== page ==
While Sam Waterston as Charlie Skinner didn’t have quite the same ferociousness as Jack Nicholson’s Colonel Nathan R. Jessup, in the classic A Few Good Men, the moment was almost a perfect match. And why not – both were penned by Aaron Sorkin. ‘You messed with the wrong marine’ never came out of Charlie’s mouth, but nonetheless, he had to be restrained from ripping the eyes out of Lucas Pruitt’s head. It was a terrific moment during The Newsroom’s 4th Episode, in this the final season.
This episode was like a roller coaster with its scenes of exhilarating verbal histrionics including rapid-fire exchanges of exquisite excitement, which were followed by moments of utter triviality and boorish behavior.
And yes, as to the boorish – I mean you Jim Harper, ‘you judgemental prick‘.
I remember, and doesn’t it seem so long ago, when Will McAvoy used to work as the news anchor on ACN’s News Night who knocked over one straw man after another. Will has performed that task, delivering the news, only once this season, and that was on Opening Night. Since then Will’s only moment in the newsroom’s broadcast studio was when he had a lengthy chat with Neal Sampat. Last night Will was reduced to saying “No sir” to the DOJ’s guy in a Grand Jury room, then in a judge’s chambers, or in a court room. There was a slight variation later, near the very end of the episode, when Will said ‘I do’… but that’s getting ahead of ourselves.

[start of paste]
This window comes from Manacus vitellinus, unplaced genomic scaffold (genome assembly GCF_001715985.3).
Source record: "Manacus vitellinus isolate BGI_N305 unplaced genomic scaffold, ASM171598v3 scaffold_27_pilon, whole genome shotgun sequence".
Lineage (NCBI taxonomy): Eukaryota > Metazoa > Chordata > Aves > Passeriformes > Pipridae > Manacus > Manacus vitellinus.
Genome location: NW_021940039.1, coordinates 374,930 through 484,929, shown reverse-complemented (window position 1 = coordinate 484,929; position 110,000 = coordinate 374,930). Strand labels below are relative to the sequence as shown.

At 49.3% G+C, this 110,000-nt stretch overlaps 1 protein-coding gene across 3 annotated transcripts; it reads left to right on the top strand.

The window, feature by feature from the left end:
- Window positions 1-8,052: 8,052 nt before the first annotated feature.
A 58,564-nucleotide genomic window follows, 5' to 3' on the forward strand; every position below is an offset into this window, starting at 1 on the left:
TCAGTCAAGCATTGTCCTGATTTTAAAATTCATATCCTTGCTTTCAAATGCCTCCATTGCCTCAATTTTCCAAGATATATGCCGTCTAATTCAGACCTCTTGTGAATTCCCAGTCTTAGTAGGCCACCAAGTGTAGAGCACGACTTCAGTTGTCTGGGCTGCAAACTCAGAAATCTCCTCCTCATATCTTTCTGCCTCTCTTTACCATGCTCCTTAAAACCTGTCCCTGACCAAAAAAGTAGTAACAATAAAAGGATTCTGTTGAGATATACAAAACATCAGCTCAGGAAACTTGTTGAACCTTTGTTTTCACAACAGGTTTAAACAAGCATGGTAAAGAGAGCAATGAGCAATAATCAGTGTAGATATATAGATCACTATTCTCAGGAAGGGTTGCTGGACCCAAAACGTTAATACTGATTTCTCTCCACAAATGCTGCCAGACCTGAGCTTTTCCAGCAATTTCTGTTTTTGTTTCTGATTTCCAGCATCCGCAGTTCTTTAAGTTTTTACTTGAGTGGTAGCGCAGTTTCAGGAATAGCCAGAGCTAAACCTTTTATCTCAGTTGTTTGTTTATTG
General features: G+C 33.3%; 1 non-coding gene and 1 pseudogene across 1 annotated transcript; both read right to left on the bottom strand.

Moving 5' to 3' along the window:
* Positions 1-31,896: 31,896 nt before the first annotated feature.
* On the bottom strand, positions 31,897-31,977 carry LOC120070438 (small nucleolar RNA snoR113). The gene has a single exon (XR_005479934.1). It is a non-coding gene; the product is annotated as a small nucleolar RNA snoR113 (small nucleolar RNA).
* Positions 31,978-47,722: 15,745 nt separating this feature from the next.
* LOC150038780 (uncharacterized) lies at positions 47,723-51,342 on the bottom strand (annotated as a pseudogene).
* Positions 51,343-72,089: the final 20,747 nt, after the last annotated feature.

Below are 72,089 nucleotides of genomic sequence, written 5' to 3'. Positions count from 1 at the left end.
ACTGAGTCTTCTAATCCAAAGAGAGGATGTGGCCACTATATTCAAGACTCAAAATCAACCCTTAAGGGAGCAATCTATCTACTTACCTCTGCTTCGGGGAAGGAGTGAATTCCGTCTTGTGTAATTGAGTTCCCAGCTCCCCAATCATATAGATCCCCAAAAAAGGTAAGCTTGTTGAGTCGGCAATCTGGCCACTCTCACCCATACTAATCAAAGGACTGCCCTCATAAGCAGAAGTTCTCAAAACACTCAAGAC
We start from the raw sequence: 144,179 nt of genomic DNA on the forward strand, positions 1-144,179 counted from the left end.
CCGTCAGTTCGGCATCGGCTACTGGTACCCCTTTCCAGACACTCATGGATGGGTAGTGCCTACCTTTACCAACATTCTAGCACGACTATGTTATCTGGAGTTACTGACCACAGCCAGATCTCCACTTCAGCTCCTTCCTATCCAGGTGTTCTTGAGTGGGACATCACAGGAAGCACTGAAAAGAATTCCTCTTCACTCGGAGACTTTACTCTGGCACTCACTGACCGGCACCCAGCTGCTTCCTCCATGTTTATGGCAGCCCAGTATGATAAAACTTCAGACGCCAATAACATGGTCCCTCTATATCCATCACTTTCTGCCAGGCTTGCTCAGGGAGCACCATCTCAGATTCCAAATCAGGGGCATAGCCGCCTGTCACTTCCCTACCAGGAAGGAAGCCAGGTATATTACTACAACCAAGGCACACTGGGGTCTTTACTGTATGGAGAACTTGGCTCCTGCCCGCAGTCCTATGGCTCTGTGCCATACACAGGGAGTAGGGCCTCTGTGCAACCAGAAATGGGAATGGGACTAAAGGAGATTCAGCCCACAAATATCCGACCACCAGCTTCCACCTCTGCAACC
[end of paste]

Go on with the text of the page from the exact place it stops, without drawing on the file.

The title of the episode was Contempt, which fit perfectly because, to the surprise of no one, in contempt was where Will McAvoy was deemed to be; an inevitable destination for one who uttered ‘No Sir’ that many times.
So following his City Hall wedding to Mackenzie, an ad hoc hitching (so Mack wouldn’t have to testify against Will in the future) executed without a single glitch, an agida free affair unlike any other wedding that came before or will follow after,
Will was manacled and led away by US Marshals. Instead of heading off to the Honeymoon Suite at one of New York’s swankiest hotels, he was marched off to The Tombs, the NYC jail, just a few blocks away.
Yes, as the episode ended, Will would soon be changing into an orange prison jump suit discarding his black Armani wedding suit. Will we ever have Will back in the anchor spot?
Where have you gone, Mr. McAvoy
A nation turns its lonely eyes to you (woo, woo, woo)
Though just married. Mackenzie found herself suddenly single, at least in the present and physical tense. Mackenzie didn’t toss her wedding bouquet over her shoulder, she simply handed it off to Sloan.
And speaking of Sloan, is there an Emmy in your future for Supporting Actress in a TV Drama – didn’t she look smashing as she and Charlie exited the taxi cab and marched in to ACN’s office building on the corner of 42nd and 6th. Of course they were exhilarated having just lunched with Toni Dodd, who we would find out later, played a big con on them; almost as good as the one played on Doyle Lonnegan by Gondorff and Hooker in The Sting, 41 years ago.